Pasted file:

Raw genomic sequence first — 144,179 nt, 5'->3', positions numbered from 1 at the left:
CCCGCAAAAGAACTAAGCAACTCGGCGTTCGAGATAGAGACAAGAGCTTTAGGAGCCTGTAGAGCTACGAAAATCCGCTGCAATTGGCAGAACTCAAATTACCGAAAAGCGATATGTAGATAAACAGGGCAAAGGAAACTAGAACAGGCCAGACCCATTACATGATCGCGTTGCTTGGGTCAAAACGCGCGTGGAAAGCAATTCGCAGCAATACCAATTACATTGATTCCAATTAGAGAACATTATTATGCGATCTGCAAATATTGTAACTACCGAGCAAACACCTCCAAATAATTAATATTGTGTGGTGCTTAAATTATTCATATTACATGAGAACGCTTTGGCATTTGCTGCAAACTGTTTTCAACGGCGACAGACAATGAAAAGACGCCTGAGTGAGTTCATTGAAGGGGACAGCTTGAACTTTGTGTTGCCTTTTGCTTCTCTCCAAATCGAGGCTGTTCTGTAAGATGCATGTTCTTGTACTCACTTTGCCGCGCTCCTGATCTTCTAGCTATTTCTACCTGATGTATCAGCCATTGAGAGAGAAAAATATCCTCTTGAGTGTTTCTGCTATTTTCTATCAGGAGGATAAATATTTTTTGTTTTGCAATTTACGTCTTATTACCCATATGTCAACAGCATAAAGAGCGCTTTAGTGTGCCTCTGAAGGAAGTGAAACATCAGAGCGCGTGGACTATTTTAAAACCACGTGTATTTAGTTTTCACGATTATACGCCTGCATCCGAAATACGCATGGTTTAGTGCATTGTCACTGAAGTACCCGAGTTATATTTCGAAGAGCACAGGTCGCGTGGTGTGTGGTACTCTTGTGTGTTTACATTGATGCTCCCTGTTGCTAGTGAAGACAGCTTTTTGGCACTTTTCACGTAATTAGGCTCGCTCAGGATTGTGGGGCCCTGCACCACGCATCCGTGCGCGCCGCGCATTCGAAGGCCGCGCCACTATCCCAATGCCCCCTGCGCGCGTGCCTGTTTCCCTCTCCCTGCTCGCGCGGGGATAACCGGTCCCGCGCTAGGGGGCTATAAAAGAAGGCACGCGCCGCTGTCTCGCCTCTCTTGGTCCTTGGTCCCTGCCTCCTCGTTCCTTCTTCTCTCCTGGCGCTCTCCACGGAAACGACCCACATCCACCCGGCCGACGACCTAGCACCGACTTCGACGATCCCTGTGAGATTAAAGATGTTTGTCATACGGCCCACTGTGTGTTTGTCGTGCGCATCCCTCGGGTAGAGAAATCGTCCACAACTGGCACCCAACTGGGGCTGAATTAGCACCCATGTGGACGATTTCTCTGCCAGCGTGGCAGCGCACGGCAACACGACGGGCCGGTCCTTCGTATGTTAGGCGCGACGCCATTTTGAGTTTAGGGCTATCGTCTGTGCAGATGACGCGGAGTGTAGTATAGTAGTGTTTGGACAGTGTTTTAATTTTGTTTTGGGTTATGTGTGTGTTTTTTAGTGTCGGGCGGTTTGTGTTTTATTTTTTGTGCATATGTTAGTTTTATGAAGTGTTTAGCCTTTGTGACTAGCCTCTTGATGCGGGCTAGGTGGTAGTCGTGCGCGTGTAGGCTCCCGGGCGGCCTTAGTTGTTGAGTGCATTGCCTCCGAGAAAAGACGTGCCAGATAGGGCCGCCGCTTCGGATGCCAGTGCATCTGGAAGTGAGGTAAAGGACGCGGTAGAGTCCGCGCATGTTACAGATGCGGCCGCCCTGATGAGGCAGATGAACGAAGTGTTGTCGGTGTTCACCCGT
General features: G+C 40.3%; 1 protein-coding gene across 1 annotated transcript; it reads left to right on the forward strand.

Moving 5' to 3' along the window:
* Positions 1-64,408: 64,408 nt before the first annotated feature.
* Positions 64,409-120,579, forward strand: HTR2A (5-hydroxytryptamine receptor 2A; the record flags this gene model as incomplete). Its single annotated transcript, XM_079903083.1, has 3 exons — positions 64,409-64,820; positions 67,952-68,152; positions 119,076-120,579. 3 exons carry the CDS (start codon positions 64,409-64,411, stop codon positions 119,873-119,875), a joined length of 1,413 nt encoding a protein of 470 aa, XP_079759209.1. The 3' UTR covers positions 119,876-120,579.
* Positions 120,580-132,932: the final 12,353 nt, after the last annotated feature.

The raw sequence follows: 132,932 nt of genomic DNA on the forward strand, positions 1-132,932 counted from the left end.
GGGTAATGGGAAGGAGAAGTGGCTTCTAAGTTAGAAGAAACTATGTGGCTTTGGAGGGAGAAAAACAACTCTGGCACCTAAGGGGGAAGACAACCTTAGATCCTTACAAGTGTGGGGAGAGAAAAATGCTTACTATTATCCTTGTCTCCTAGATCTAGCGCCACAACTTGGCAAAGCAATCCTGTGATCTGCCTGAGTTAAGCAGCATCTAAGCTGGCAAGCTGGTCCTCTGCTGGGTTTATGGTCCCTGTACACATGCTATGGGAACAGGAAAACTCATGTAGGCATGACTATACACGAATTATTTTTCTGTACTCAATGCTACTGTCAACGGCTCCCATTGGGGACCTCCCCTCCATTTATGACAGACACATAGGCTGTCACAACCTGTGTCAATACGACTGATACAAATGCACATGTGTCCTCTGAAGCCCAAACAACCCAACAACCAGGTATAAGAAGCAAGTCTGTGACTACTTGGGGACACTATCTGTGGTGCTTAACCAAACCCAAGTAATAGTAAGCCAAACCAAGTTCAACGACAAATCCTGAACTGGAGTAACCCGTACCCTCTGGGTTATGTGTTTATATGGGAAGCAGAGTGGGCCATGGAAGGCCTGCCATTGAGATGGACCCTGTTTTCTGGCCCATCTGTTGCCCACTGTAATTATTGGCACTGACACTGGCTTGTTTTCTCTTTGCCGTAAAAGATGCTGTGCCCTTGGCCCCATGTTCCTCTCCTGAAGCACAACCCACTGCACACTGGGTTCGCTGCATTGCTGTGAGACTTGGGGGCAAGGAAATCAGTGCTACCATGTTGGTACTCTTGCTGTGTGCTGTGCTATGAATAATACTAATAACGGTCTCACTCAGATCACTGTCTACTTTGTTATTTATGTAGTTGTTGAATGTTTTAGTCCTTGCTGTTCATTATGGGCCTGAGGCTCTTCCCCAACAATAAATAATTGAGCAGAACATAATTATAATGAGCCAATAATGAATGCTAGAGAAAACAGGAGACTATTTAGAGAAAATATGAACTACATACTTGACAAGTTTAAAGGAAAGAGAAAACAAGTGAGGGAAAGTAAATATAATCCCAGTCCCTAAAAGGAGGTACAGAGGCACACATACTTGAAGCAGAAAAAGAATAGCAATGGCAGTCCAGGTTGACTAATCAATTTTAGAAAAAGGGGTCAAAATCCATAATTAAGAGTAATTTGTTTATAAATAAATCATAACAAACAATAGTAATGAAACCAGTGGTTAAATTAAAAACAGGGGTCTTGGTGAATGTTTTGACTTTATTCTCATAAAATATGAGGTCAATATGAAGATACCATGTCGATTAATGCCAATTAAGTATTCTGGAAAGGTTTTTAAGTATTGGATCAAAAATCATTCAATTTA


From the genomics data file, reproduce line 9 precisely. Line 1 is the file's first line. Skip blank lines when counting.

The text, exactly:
GGGTAATGGGAAGGAGAAGTGGCTTCTAAGTTAGAAGAAACTATGTGGCTTTGGAGGGAGAAAAACAACTCTGGCACCTAAGGGGGAAGACAACCTTAGATCCTTACAAGTGTGGGGAGAGAAAAATGCTTACTATTATCCTTGTCTCCTAGATCTAGCGCCACAACTTGGCAAAGCAATCCTGTGATCTGCCTGAGTTAAGCAGCATCTAAGCTGGCAAGCTGGTCCTCTGCTGGGTTTATGGTCCCTGTACACATGCTATGGGAACAGGAAAACTCATGTAGGCATGACTATACACGAATTATTTTTCTGTACTCAATGCTACTGTCAACGGCTCCCATTGGGGACCTCCCCTCCATTTATGACAGACACATAGGCTGTCACAACCTGTGTCAATACGACTGATACAAATGCACATGTGTCCTCTGAAGCCCAAACAACCCAACAACCAGGTATAAGAAGCAAGTCTGTGACTACTTGGGGACACTATCTGTGGTGCTTAACCAAACCCAAGTAATAGTAAGCCAAACCAAGTTCAACGACAAATCCTGAACTGGAGTAACCCGTACCCTCTGGGTTATGTGTTTATATGGGAAGCAGAGTGGGCCATGGAAGGCCTGCCATTGAGATGGACCCTGTTTTCTGGCCCATCTGTTGCCCACTGTAATTATTGGCACTGACACTGGCTTGTTTTCTCTTTGCCGTAAAAGATGCTGTGCCCTTGGCCCCATGTTCCTCTCCTGAAGCACAACCCACTGCACACTGGGTTCGCTGCATTGCTGTGAGACTTGGGGGCAAGGAAATCAGTGCTACCATGTTGGTACTCTTGCTGTGTGCTGTGCTATGAATAATACTAATAACGGTCTCACTCAGATCACTGTCTACTTTGTTATTTATGTAGTTGTTGAATGTTTTAGTCCTTGCTGTTCATTATGGGCCTGAGGCTCTTCCCCAACAATAAATAATTGAGCAGAACATAATTATAATGAGCCAATAATGAATGCTAGAGAAAACAGGAGACTATTTAGAGAAAATATGAACTACATACTTGACAAGTTTAAAGGAAAGAGAAAACAAGTGAGGGAAAGTAAATATAATCCCAGTCCCTAAAAGGAGGTACAGAGGCACACATACTTGAAGCAGAAAAAGAATAGCAATGGCAGTCCAGGTTGACTAATCAATTTTAGAAAAAGGGGTCAAAATCCATAATTAAGAGTAATTTGTTTATAAATAAATCATAACAAACAATAGTAATGAAACCAGTGGTTAAATTAAAAACAGGGGTCTTGGTGAATGTTTTGACTTTATTCTCATAAAATATGAGGTCAATATGAAGATACCATGTCGATTAATGCCAATTAAGTATTCTGGAAAGGTTTTTAAGTATTGGATCAAAAATCATTCAATTTA